cover of book
 

The Battle for Children: World War II, Youth Crime, and Juvenile Justice in Twentieth-Century France
by Sarah Fishman
Harvard University Press, 2002
eISBN: 978-0-674-27269-9 | Cloth: 978-0-674-00755-0
Library of Congress Classification HV9154.F57 2002
Dewey Decimal Classification 364.3609440904

ABOUT THIS BOOK | TOC
ABOUT THIS BOOK
The Battle for Children links two major areas of historical inquiry: crime and delinquency with war and social change. In a study based on impressive archival research, Sarah Fishman reveals the impact of the Vichy regime on one of history’s most silent groups—children—and offers enlightening new information about the Vichy administration.

Fishman examines how French children experienced the events of war and the German occupation, demonstrating that economic deprivation, not family dislocation, sharply drove up juvenile crime rates. Wartime circumstances led authorities to view delinquent minors as victims, and provided the opportunity for reformers in psychiatry, social work, and law to fundamentally transform France’s punitive juvenile justice system into a profoundly therapeutic one. Vichy-era legislation thus formed the foundation of the modern juvenile justice system in France, which rarely incarcerates delinquent youth.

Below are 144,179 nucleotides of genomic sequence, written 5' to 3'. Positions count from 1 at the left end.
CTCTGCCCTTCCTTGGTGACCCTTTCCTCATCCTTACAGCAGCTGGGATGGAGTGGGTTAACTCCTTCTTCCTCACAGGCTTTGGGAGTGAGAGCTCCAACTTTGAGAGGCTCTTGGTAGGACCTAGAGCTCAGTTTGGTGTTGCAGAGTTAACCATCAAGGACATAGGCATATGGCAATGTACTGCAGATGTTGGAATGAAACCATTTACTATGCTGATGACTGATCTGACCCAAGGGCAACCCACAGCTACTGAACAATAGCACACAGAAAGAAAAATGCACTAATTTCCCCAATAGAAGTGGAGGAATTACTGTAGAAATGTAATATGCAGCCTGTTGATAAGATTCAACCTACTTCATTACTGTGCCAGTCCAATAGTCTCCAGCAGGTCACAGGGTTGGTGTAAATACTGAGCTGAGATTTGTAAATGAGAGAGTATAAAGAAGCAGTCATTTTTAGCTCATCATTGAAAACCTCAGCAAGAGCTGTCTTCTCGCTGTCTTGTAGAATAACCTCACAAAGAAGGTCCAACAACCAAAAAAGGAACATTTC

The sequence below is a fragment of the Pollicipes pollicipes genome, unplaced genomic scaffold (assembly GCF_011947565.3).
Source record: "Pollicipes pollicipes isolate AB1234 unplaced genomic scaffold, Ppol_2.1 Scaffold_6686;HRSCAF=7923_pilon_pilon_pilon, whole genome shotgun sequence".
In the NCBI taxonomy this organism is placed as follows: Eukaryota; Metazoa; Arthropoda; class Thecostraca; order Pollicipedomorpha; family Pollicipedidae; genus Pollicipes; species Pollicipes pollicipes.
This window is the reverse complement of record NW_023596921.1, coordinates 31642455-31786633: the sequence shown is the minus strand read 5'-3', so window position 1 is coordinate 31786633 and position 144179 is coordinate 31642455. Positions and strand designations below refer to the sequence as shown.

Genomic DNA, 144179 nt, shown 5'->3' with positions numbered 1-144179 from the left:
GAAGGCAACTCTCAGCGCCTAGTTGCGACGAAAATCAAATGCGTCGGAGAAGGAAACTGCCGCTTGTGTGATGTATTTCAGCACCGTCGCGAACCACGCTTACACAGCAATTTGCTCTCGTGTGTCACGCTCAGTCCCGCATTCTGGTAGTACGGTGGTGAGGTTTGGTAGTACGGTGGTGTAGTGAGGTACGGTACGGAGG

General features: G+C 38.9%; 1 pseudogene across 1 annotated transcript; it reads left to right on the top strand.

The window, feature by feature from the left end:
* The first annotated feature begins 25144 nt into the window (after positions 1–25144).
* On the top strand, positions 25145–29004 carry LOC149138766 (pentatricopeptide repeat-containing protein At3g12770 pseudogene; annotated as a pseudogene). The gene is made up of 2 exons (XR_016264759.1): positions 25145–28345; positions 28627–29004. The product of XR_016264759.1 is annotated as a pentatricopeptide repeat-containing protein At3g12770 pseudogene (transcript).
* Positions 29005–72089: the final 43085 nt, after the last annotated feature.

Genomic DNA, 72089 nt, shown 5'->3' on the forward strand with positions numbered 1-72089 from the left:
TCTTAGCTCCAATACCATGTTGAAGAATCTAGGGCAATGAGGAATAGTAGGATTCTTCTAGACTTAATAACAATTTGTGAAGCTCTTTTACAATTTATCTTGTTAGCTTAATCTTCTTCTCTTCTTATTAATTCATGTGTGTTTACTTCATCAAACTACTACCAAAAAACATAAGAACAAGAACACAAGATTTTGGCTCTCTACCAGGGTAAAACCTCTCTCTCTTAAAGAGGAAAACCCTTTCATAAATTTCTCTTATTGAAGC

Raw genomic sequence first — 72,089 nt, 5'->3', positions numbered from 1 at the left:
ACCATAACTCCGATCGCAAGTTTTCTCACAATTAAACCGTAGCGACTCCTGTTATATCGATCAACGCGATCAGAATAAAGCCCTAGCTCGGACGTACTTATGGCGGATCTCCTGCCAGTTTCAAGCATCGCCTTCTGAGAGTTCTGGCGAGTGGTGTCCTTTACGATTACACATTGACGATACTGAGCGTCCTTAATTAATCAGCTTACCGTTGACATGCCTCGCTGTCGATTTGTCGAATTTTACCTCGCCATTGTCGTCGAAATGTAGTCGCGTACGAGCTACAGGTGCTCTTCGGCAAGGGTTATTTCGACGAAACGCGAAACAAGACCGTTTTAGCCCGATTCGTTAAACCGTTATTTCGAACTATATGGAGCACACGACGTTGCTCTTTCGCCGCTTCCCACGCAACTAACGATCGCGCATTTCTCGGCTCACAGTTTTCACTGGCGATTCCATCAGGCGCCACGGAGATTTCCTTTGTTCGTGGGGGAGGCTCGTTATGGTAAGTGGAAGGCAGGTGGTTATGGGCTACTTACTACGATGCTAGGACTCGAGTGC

In her examination of the critical but unexpected role the war and the authoritarian Vichy regime played in the transformation of France’s juvenile courts and institutions, Fishman has enriched our knowledge of daily life in France during World War II, refined our understanding of Vichy’s place in the historical development of France, and provided valuable insights into contemporary debates on juvenile justice.
Nearby on shelf for Social pathology. Social and public welfare. Criminology / Criminal justice administration / Penology. Prisons. Corrections: